Tears of Cassandra - Parts Seven & Eight

Fantasy written by Vermithrax on Thursday 24, February 2011

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This has been re-written a dozen times; and I'm still not happy with it. I have added footnotes, to aid comprhension of certain fae terms

Overall Rating: 93.4%

This writing has been rated by 3 members, resulting in a rating of 93.4% overall. Below is a breakdown of these results:

Spelling & Grammar:93.666666666667%
Seven Chateaux Devaneaux, 1548 - Spring
Winter had yet to release its hold upon the land. Marielle Devaneaux shivered, drawing her shawl tightly around her shoulders as she peered out through the uneven glass. Behind her, the fire in the library had yet to take grip of the logs she had set. She had lit the fire less than fifteen minutes previously, and the tiny flames guttered fitfully, as if they, themselves, were cold. The library was Marielle's favorite room in the châteaux. Even more than the stables and the horses, she loved the aroma and feel of the myriad books in her uncle's collection. For many happy hours, she would sit, a book in her hand, immersed in the meaning of the words. Even the tedious hours spent in here with her tutor could do little to dispel her fondness for the room and its contents. Her uncle, an avid bibliophile, had spent many years amassing the collection, and the large room was nearing its capacity. Three of the four walls were lined with books, from floor to ceiling. The final wall, that contained the fireplace and windows to each side, held cabinets, and the few ornaments on display. The polished wooden floor was decorated with a scattering of rugs and several chairs, that jostled with a large recliner and a low table for floor space. Beyond the glass, distorted by ripples and distance, the indistinct fringe of the forest meandered across the horizon, dividing the frozen grassland from the, only slightly lighter, lowering sky above. Even from this distance, the forest had a menacing, gloomy look about it but, Marielle told herself, that was probably because she had caught a glimpse of what lay within. Again she caught herself thinking, not for the first time, about the man who had saved her. Almost a year had passed, and still there had been no news of Brand. Nobody she had asked, either the châteaux staff, or those living in the nearby villages, had ever heard of him. If it hadn't been for the loss of her horse, and the ring he had given her, she might have been tempted to dismiss the entire episode as a bad case of vapors, or a nightmare. Marielle had told her uncle of the loss of the colt, saying that the beast had unhorsed her, and galloped away into the forest of its own volition. She had made no mention of her own foray into the trees, and, if asked, she could not have said why. She told herself that she did not want her uncle to think any worse of her than he already did, for the loss of her horse. But, she knew; it was more than that. Something in the way Brand had spoken, when she mentioned meeting her uncle, had warned her that mentioning her savior to him might not be a good thing. As the thought of Brand, her hand strayed unconsciously, as it always did, towards the top of her bodice, and to the ring he had given her. It now nestled against her bosom, hanging from a sturdy silver chain she had found in her jewelery box. As always, she was aware of the mild warmth emanating from the metal. Even on the coldest of days, such as this was, she could feel the warmth, and drew comfort from it. Somehow, she knew - as long as Brand was alive, the ring would retain its heat. Should it ever grow cold, well; Marielle did not want to think about what that might signify. The soft click of a door opening behind her made Marielle turn. Expecting to see the stooped form of her uncle in the doorway, she was surprised instead, as her brother entered the room. His tall figure loomed in the doorway; as powerfully built as his sister was willowy. Maximilian's traveling clothes were mud-spattered and damp, his dark hair plastered against his head. A hawkish nose above a short-trimmed beard masked a mind that was sharp, and quick to find humor in most situations. Eyes that were, like his sisters, of a blue so dark as to be almost black, gleamed with sharp intelligence.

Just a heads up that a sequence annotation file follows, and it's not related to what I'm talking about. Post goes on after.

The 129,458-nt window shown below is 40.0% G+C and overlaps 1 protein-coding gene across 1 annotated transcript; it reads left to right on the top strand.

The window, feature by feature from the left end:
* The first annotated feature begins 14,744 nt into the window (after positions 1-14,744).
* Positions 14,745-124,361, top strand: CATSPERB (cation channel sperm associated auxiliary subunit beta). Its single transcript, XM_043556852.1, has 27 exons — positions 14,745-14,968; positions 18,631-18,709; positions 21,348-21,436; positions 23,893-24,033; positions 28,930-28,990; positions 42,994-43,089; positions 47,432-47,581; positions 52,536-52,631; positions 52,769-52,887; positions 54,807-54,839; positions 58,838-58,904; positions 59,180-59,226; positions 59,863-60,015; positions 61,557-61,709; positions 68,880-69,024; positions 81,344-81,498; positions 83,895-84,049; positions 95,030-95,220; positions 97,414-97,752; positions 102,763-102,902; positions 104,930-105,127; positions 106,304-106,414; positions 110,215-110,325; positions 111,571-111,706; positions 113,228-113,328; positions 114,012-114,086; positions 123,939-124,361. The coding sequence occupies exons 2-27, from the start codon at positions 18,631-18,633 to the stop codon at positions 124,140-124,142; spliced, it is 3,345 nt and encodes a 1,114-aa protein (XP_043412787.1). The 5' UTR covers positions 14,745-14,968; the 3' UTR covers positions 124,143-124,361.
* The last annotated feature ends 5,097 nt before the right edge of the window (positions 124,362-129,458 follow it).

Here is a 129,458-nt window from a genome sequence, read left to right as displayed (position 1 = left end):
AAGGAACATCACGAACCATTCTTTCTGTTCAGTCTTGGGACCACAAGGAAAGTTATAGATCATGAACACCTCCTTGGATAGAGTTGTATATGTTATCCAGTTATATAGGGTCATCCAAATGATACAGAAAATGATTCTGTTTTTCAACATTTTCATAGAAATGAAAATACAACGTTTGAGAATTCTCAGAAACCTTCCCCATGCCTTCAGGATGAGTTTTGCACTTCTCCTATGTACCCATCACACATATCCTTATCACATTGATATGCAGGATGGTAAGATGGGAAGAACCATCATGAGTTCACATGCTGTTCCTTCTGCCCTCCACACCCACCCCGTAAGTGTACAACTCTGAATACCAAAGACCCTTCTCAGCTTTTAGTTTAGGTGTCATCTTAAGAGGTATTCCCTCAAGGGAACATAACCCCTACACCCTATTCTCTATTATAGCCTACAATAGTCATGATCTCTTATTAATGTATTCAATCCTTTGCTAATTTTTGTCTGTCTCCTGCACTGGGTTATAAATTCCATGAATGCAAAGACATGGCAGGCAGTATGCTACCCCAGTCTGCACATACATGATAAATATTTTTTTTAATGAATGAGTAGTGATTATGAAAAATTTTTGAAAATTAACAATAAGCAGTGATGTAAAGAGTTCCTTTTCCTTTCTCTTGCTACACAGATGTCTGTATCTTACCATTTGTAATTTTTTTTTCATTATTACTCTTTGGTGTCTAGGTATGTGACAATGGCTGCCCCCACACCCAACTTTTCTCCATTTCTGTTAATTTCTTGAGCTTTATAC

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    On page seven you refer to Mab as Mad a few times, I don't know if that is intentional or not.

    This story continues to kick ass!

    The way you are able to draw a reader in with your discription is truely impressive. I felt as though I stood in the library with Marielle and Maximillion.

    Fantastic work, can't wait for the next part.
    'Now,' Max went one, - Max went on.

    Excellent work.........your skill in working with the Celtic and Briton mythos is excellent.
    Thanks, both - thought I'd caught all those, BG; think I have them now.
    Totally worth the long read Grin. Awesome.